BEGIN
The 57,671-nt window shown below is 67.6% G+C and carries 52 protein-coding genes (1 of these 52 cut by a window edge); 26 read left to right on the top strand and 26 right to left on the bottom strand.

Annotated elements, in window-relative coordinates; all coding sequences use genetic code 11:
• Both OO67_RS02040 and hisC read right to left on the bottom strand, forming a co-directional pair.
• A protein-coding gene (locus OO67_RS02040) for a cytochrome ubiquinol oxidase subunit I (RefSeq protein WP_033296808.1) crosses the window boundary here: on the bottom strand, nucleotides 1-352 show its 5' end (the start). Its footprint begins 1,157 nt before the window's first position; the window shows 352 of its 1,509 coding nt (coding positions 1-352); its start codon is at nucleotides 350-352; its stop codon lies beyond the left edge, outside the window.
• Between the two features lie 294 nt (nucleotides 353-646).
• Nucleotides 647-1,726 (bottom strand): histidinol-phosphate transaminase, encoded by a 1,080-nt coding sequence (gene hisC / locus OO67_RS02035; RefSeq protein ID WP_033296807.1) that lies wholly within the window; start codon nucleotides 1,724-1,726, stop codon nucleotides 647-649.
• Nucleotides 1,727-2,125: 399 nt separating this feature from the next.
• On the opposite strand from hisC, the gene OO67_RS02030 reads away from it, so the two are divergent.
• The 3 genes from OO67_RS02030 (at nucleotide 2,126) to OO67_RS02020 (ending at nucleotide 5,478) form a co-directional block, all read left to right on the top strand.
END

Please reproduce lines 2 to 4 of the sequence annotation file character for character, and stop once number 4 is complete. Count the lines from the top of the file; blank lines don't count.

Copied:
Annotated elements, in window-relative coordinates; all coding sequences use genetic code 11:
• Both OO67_RS02040 and hisC read right to left on the bottom strand, forming a co-directional pair.
• A protein-coding gene (locus OO67_RS02040) for a cytochrome ubiquinol oxidase subunit I (RefSeq protein WP_033296808.1) crosses the window boundary here: on the bottom strand, nucleotides 1-352 show its 5' end (the start). Its footprint begins 1,157 nt before the window's first position; the window shows 352 of its 1,509 coding nt (coding positions 1-352); its start codon is at nucleotides 350-352; its stop codon lies beyond the left edge, outside the window.